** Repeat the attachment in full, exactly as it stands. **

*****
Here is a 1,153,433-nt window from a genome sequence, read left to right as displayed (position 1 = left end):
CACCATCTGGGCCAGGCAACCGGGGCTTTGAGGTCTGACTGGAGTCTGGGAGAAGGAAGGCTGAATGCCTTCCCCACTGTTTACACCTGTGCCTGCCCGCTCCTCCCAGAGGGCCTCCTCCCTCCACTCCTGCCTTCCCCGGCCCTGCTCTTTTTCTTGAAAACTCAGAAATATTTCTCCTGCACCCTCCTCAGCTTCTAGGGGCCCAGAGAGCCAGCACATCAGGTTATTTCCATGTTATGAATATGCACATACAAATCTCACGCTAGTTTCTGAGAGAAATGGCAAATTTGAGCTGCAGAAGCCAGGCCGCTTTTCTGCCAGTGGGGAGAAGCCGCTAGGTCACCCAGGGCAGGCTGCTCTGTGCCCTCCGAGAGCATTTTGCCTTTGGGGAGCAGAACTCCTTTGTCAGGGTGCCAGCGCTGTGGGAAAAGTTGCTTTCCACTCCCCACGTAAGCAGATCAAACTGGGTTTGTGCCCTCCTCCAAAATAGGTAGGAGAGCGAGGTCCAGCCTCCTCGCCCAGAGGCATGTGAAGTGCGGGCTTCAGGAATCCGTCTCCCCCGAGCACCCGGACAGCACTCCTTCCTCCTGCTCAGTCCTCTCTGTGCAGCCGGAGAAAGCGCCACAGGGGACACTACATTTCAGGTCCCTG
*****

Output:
Here is a 1,153,433-nt window from a genome sequence, read left to right as displayed (position 1 = left end):
CACCATCTGGGCCAGGCAACCGGGGCTTTGAGGTCTGACTGGAGTCTGGGAGAAGGAAGGCTGAATGCCTTCCCCACTGTTTACACCTGTGCCTGCCCGCTCCTCCCAGAGGGCCTCCTCCCTCCACTCCTGCCTTCCCCGGCCCTGCTCTTTTTCTTGAAAACTCAGAAATATTTCTCCTGCACCCTCCTCAGCTTCTAGGGGCCCAGAGAGCCAGCACATCAGGTTATTTCCATGTTATGAATATGCACATACAAATCTCACGCTAGTTTCTGAGAGAAATGGCAAATTTGAGCTGCAGAAGCCAGGCCGCTTTTCTGCCAGTGGGGAGAAGCCGCTAGGTCACCCAGGGCAGGCTGCTCTGTGCCCTCCGAGAGCATTTTGCCTTTGGGGAGCAGAACTCCTTTGTCAGGGTGCCAGCGCTGTGGGAAAAGTTGCTTTCCACTCCCCACGTAAGCAGATCAAACTGGGTTTGTGCCCTCCTCCAAAATAGGTAGGAGAGCGAGGTCCAGCCTCCTCGCCCAGAGGCATGTGAAGTGCGGGCTTCAGGAATCCGTCTCCCCCGAGCACCCGGACAGCACTCCTTCCTCCTGCTCAGTCCTCTCTGTGCAGCCGGAGAAAGCGCCACAGGGGACACTACATTTCAGGTCCCTG